VN urged to improve economic resilience

Vietnam must focus on consolidating macro-economic foundations and reforming institutions to increase resilience in the context of global uncertainties, according to the Central Institute for Economic Management.

VN urged to improve economic resilience

Shoes are finalised at Ha Tay Chemical Weave Co Ltd in Ha Noi's Hoai Duc District for export. Shoes are among a number of exports to the European Union that may not enjoy early ratification of trade deals.

“Greater reforms are critical to accelerate economic growth and improve growth quality,” said Nguyen Dinh Cung, CIEM’s Director. He stressed there were a number of challenges ahead for Viet Nam’s economy, while the room for macro-economic policies to stimulate growth was narrowing.

The economic development in the first quarter of this year did not see any breakthroughs, Cung said.

He stressed that promoting innovations was vital to create breakthroughs, adding that innovations should be considered the major resource for growth.

According to CIEM, Viet Nam must deal with a number of challenges, mainly from macro-economic fundamentals, especially the slow issuance of legal documents to cope with global developments.

For example, Viet Nam was slow in amending regulations and issuing instructions to implement the Comprehensive and Progressive Agreement for Trans-Pacific Partnership (CPTPP).

Nguyen Minh Thao, head of the CIEM’s Business Environment and Competitiveness Department, said that it was important to enhance policy enforcement.

According to Nguyen Anh Duong, head of CIEM’s General Research Department, said that Viet Nam’s economy faced challenges from the possible slowdown of the US economy, trade tensions between the US and other major economies and the slow issuance of policies, for example to implement CPTPP or approach Industry 4.0.

Macro-economic policies of Viet Nam still proved appropriate as of April, with monetary policy showing adequate prudence and flexibility in coordination with fiscal policy and dynamic trade policies, Duong said.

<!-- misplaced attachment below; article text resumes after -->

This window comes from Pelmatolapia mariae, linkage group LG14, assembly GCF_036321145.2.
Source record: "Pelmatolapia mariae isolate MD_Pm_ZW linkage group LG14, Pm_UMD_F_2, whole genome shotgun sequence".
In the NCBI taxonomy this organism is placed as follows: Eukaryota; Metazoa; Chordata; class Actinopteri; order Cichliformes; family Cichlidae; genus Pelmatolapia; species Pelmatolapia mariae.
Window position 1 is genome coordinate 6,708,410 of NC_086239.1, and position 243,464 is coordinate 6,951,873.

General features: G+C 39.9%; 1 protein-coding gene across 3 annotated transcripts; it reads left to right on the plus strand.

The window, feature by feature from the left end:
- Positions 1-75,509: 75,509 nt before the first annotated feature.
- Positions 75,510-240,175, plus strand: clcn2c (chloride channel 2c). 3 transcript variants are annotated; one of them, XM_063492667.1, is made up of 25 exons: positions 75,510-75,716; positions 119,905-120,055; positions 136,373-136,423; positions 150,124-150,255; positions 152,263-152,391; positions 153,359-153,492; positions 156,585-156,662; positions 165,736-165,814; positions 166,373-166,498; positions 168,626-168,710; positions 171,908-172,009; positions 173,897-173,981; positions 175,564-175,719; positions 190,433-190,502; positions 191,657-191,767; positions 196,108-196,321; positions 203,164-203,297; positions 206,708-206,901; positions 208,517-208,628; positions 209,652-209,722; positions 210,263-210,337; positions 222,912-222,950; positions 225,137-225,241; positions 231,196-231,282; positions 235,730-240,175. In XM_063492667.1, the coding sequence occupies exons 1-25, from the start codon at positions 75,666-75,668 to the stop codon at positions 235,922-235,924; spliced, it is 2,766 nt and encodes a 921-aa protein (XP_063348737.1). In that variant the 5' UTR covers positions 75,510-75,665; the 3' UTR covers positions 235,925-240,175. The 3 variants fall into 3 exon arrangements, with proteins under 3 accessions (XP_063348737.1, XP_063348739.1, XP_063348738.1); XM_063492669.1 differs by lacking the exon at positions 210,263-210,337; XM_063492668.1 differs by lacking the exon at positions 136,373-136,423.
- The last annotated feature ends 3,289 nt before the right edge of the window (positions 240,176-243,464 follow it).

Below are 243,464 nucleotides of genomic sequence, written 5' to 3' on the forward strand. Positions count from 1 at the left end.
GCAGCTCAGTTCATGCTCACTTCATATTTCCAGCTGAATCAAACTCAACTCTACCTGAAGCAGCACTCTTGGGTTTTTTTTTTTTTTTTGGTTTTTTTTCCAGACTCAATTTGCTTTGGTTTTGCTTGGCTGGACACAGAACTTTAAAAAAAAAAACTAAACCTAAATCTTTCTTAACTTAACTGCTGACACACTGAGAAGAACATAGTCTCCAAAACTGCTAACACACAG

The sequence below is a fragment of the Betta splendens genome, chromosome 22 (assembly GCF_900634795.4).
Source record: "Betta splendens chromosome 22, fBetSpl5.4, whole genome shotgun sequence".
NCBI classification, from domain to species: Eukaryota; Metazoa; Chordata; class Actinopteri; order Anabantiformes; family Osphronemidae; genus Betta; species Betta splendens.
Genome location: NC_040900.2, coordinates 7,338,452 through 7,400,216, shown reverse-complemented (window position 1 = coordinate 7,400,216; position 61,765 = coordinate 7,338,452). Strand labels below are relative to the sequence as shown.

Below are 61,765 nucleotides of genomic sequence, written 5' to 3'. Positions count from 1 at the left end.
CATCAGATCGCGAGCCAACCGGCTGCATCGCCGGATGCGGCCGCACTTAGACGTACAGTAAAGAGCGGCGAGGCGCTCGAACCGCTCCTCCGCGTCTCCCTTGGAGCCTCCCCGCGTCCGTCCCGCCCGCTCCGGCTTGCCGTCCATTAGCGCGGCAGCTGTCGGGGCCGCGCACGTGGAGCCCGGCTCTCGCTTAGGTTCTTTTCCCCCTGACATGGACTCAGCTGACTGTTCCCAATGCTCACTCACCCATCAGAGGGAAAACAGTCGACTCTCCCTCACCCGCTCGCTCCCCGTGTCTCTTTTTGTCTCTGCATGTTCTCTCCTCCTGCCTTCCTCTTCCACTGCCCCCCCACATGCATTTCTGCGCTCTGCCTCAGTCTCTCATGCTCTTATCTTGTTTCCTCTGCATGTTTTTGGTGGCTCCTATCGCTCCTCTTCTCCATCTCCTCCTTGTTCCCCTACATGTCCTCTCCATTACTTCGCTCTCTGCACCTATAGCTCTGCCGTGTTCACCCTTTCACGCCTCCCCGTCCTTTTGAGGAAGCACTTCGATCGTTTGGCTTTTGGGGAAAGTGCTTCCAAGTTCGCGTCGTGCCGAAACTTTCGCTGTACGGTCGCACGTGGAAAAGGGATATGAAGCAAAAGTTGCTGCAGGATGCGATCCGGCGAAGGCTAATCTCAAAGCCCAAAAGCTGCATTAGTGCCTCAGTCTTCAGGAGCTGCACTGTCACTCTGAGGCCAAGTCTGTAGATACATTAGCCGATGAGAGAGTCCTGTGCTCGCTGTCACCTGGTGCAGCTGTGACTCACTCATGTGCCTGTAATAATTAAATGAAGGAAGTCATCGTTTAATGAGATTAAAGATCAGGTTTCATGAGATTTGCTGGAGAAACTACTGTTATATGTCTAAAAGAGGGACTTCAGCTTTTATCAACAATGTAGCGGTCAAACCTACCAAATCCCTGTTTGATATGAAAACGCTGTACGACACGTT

He added that Viet Nam’s economy might be affected by external factors in the remaining quarters of 2019.

First was the increasing possibility of a US economic slowdown.

 

Trade tensions might increase with unanticipated developments in the US-China trade war.

Viet Nam should note that the European Union was busy with Brexit, so the possibility for early ratification of trade deals might be less likely.

In addition, Viet Nam’s export products might face more technical barriers, even in markets of CPTPP members.

Duong also pointed out that the international financial markets might overreact to unfavourable developments, especially geo-political issues, which might affect investors and the capital flow in and out of Viet Nam.

Still, CIEM predicted that Viet Nam’s economic growth indicators would be able to reach the Government’s target set for this year.

CIEM projected GDP growth at 6.88 per cent, export growth at 9.02 per cent, trade surplus at US$3.1 billion and CPI at 3.71 per cent.

Viet Nam should be more cautious in evaluating global economic prospects to develop appropriate policies, Duong said.

Compared to ten years ago, Viet Nam’s policy-makers were more calm and experienced in coping with uncertainties, he said.

The Vietnamese economy grew at 6.79 per cent in the first quarter of this year, lower than the rate of 7.45 per cent of the same period last year.

The Government set a target of GDP growth at 6.8-7 per cent for the full year. — VNS

 
 
 
 
 
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